Quality of Writing
Not going to belabor the quality of the latest Time magazine "Evil/Great Technology and Kids" article (gotta get a day pass or subscription for this one).
Requisite "From the time of cavemen" BS quote:
Human beings have always had a capacity to attend to several things at once. Mothers have done it since the hunter-gatherer era—picking berries while suckling an infant, stirring the pot with one eye on the toddler.
Contrasting Meatspace with Virtualspace without discussing how the former is just as mediated:
But both parents worry about the ways that kids' compulsive screen time is affecting their schoolwork and squeezing out family life. "We rarely have dinner together anymore," frets Stephen. "Everyone is in their own little world, and we don't get out together to have a social life."
Standard Ongian bifurcation between oral and literate culture:
Every generation of adults sees new technology—and the social changes it stirs—as a threat to the rightful order of things: Plato warned (correctly) that reading would be the downfall of oral tradition and memory.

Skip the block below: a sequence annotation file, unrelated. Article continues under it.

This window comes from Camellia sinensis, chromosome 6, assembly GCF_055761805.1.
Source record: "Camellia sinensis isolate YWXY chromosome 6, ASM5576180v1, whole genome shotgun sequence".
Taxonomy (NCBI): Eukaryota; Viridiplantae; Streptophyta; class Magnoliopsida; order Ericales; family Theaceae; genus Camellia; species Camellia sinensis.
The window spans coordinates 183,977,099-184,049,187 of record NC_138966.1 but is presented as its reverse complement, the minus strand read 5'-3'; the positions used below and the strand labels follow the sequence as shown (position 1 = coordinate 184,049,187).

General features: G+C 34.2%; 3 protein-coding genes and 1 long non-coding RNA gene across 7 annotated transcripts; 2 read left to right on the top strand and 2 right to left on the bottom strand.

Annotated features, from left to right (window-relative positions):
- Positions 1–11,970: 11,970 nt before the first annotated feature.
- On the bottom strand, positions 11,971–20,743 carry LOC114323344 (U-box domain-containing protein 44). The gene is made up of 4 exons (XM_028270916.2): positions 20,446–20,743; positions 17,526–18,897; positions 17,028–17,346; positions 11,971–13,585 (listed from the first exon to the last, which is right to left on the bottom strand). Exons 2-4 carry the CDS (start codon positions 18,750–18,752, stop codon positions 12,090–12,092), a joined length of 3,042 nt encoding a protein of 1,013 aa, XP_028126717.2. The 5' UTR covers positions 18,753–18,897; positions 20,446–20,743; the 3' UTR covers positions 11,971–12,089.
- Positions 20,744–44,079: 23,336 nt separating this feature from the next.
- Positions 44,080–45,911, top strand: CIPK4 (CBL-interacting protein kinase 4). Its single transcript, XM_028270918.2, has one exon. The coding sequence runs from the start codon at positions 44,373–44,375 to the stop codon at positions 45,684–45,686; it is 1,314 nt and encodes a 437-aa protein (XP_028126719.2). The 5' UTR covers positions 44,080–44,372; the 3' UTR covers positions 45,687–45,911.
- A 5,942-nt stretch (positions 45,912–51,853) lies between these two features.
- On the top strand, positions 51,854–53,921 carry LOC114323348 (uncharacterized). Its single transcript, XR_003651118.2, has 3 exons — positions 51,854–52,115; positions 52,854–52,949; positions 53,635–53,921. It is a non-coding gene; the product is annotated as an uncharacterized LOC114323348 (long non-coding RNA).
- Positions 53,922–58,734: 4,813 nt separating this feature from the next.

Finally, the best case of "interesting data, wrong conclusion" I've seen in a long time:
Koonz and Turkle believe that today's students are less tolerant of ambiguity than the students they taught in the past. "They demand clarity," says Koonz. They want identifiable good guys and bad guys, which she finds problematic in teaching complex topics like Hutu-Tutsi history in Rwanda. She also thinks there are political implications: "Their belief in the simple answer, put together in a visual way, is, I think, dangerous." Koonz thinks this aversion to complexity is directly related to multitasking: "It's as if they have too many windows open on their hard drive. In order to have a taste for sifting through different layers of truth, you have to stay with a topic and pursue it deeply, rather than go across the surface with your toolbar." She tries to encourage her students to find a quiet spot on campus to just think, cell phone off, laptop packed away.
Why I don't buy popular press general opinion mags.
1.) Unanalytic and frankly misogynistic and misanthropic assumptions (since the time of "ooga booga" man enthymematic insertions).
2.) Quoting intelligent people and not connecting or contrasting what they say in a coherent or thoughtful manner.
3.) Refusing to challenge sound-bite logic, even when writing stories that ostensibly challenge sound-bite logic.
I think these things come from trying to please both middle-class consumers and the companies that advertise. This laziness often gets characterized as liberal bias by bougies, but I think it can be better characterized as underestimating your audience.